“I should have all my resumes up there, shouldn’t I? In case a perspective employer googles me? I don’t want them to think I’m not serious about office administration or whatever I’m interviewing for.”

“You’re a professional performer and a writer. That’s how you should represent yourself.”

I started to disagree with him before it hit me. “I am a professional performer and a writer!” I realized with renewed fervor. Somewhere along the way I had forgotten to look at myself in the mirror and recognize my success. I don’t intend to be a receptionist for the rest of my life so why insist on telling the world I was one?

Maybe, I told myself, the very thing that is holding me back is the fact that I haven’t let go of the extraneous things in my life that make me feel secure. On Bravo’s Inside the Actor’s Studio, I’ve heard many successful actors claim that they never would have been successful if they had clung to a back up plan. I suppose, if you never commit yourself fully to your artistic aspirations, then you don’t have to fall as far if you fail.

It’s a brave thing to declare yourself an artist, but truly being an artist bears the responsibility of that burden. You will starve, you will pay rent checks late, you won’t always be able to go out with your friends when they ask you, or take luxurious vacations when you desperately need them. Now this is not to say that you have to live with spartan dedication to your craft, but there are things you can do in order to stay focused on your career in its early stages.

#1: Time Management. You will be exhausted all the time. Plan ahead and figure out when you have to get everything done outside of your day job schedule. More importantly, commit to it. If you say you’re going to spend time on your new monologue, or go to a networking event, do it. Additionally, if your day job becomes your job, its time to start looking for a new one.

#2: See Art. Every time I see something I love, it inspires me to continue working on my craft. If you let your artistic mind flatline, then you’ll leave a huge space open for all those distractions to tumble through your front door and bury you. Study the people you love and learn from them.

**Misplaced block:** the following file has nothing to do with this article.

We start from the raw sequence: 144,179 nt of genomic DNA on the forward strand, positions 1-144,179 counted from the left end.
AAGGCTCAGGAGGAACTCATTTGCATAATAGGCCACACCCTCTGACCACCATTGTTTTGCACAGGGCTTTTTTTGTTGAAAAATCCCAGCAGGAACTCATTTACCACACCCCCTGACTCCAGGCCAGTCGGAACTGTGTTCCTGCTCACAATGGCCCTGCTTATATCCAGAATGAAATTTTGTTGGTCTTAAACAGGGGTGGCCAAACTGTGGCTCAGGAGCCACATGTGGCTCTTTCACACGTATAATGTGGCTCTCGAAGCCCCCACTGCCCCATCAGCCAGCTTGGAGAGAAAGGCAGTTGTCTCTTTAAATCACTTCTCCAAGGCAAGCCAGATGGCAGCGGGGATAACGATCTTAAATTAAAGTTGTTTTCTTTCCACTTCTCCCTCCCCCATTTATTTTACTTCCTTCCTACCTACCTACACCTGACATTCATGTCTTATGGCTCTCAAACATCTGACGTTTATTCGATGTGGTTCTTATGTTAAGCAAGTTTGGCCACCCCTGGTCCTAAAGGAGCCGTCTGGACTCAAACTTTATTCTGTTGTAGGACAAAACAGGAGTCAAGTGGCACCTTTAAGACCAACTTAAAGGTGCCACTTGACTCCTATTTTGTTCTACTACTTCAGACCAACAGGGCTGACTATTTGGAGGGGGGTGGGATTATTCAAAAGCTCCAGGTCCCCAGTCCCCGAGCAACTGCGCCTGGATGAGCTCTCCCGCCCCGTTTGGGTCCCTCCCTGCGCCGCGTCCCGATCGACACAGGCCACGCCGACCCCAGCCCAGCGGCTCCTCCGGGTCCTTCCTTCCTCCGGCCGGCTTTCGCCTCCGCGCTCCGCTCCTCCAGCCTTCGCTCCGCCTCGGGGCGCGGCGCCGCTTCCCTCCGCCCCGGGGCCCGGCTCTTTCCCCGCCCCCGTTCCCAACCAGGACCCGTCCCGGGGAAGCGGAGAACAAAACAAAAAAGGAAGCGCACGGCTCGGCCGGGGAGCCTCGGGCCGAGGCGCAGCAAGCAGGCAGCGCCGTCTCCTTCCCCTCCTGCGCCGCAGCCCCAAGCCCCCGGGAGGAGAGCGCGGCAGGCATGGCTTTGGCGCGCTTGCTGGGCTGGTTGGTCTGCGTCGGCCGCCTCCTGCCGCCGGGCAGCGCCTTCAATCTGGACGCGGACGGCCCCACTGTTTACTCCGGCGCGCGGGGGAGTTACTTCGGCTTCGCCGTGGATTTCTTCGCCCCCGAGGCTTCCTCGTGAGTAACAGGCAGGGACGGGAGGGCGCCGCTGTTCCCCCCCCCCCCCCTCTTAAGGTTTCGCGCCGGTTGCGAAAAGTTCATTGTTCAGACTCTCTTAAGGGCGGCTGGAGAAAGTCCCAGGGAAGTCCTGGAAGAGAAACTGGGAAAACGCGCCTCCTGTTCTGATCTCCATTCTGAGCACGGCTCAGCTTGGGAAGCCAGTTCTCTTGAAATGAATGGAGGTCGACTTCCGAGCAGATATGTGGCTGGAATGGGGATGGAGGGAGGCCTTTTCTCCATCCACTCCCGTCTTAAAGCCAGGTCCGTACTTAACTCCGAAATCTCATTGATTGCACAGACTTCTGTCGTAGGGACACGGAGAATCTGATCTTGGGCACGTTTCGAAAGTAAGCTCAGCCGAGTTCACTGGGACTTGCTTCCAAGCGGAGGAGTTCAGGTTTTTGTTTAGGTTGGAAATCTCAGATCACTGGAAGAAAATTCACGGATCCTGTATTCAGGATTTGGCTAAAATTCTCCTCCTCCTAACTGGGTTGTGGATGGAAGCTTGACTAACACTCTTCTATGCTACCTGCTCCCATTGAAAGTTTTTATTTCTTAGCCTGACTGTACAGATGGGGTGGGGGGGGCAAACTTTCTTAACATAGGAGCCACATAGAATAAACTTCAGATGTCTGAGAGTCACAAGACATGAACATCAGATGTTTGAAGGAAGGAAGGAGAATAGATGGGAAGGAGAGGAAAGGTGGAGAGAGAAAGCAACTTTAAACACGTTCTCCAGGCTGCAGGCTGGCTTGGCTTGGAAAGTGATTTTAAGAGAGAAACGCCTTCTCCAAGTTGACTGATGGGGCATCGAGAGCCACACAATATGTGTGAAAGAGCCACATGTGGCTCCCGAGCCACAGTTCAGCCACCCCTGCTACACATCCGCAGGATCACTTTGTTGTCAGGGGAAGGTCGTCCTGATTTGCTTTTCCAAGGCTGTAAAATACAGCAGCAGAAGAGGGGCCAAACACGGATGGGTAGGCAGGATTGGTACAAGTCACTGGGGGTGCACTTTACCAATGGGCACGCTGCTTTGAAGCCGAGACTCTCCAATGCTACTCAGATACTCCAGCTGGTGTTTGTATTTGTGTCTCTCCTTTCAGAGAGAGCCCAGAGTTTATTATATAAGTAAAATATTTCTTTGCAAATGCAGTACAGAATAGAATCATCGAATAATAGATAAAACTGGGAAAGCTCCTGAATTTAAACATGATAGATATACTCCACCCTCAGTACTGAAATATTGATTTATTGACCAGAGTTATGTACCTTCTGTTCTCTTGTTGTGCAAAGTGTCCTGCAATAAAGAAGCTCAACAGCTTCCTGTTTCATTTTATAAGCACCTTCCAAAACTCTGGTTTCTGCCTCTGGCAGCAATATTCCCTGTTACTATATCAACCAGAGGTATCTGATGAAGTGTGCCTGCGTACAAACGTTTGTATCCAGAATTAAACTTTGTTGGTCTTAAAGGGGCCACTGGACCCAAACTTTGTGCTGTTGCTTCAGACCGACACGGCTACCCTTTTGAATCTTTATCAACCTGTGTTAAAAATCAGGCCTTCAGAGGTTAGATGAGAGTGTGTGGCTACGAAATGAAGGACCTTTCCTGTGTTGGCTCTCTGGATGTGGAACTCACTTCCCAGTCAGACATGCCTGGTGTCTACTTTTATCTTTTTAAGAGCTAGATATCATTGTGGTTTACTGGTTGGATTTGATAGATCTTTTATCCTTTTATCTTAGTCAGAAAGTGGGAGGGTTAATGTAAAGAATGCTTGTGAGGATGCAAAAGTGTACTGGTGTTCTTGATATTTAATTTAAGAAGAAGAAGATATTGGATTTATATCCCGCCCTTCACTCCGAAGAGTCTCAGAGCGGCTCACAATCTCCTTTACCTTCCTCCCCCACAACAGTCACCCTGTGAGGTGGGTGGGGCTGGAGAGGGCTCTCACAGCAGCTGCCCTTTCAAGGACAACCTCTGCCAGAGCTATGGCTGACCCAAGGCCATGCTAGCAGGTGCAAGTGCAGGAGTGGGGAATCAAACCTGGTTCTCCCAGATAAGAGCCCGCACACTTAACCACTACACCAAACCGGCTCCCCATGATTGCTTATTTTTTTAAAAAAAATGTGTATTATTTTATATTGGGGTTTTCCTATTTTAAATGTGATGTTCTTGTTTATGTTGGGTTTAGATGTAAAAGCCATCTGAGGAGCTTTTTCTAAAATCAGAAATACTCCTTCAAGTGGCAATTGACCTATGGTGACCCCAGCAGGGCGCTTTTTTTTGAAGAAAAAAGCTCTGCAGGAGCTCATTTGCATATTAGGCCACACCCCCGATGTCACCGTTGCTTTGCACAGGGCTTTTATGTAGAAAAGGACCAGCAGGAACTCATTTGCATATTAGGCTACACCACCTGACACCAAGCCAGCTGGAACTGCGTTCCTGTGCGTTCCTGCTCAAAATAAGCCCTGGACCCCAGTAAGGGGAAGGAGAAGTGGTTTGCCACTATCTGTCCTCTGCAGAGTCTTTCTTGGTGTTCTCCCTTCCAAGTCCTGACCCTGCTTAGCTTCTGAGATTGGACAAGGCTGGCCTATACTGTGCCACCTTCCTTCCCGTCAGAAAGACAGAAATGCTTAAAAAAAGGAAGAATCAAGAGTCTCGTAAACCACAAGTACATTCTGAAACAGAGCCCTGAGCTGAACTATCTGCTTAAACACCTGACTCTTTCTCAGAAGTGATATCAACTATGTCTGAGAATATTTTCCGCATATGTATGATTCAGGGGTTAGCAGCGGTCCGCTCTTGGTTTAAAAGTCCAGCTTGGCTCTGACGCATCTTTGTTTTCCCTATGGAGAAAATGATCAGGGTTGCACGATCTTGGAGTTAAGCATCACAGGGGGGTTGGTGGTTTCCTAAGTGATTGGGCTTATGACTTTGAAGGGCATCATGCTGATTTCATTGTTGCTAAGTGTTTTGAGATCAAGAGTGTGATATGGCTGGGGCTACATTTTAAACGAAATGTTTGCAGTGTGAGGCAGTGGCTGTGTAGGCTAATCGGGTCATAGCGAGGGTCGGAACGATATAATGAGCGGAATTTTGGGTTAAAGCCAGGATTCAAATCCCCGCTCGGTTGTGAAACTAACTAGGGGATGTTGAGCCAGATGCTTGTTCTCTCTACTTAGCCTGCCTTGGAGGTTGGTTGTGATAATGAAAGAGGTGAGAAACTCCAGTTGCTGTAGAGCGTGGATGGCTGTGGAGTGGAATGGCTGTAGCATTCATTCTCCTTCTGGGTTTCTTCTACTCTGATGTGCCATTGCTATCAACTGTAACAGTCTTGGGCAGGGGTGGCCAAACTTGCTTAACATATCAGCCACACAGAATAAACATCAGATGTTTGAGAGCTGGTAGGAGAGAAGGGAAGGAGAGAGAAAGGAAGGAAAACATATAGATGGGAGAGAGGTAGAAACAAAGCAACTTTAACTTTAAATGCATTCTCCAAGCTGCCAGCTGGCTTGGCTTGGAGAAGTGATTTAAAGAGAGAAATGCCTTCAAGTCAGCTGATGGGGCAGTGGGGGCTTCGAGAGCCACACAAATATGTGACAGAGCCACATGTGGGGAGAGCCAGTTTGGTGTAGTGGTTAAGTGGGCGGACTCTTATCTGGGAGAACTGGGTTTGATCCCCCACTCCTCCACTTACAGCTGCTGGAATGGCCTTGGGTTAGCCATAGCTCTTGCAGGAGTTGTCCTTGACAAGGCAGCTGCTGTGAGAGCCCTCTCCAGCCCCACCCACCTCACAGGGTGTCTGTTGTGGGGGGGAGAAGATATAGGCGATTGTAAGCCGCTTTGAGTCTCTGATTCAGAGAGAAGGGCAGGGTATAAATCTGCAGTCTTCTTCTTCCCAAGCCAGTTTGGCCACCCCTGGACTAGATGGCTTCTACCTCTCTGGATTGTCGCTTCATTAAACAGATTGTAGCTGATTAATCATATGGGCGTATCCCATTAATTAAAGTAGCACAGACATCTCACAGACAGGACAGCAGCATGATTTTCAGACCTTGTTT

#3: Journal. Even if you’re not a writer, it’s important to stay self aware. Day jobs eat creative brain cells for breakfast. Journaling or free writing allows you to check in and remember what’s important to you emotionally and artistically. Keep yourself and your heart open. It’s a vulnerable experience, but in that scrutiny and weakness is the beauty and truth you should probably be exploring with your art, whether it manifests in a new idea for a character, or a self depricating stand up routine. You have to be in touch with who you are at your best and at your worst. For an easy start, try Oh Life. It’s an online private journal bank that emails you every night to remind you to write SOMETHING- anything. You simply reply to the email and it stores what you wrote in your private journal. It’s unassuming and you don’t have to risk having your private thoughts discovered or read by anyone else. Take five minutes and get started. That’s all it requires. When? On the subway, drinking coffee, on the toilet if you have to. Get your mind working! Writing a journal will be a constant reminder that you are an amazing, breathing organism with the gift of creation beating soundly in your heart.

#4: “If God calls, pick up the phone.” Lady Gaga said this in an interview and it’s absolutely true. No one is constantly inspired to make art twenty four hours a day. If inspiration strikes, let the adrenaline pump through your veins and get cracking! Don’t put off your ideas. These will be your most productive and most magical moments as an artist, even if it means waking up from a dream and writing down your ideas right then and there.

#5: Declare yourself. Whether it’s on your website or at cocktail party, be who you want to be. Your website is your creative calling card. You can be everything you dream of, even that wild artistic mastermind who only has a chance to emerge after quitting time. When people ask you what you do, tell them, “I’m an artist.” If people judge you, so what? People may never accept your choices in life or who you are, but if you can’t come out of the closet to yourself, then you’ll never succeed.

So, I’ll start. I’m Anne, and I’m an actor. Who are you?

Anne Richmond
@annerichmond
@followthisisart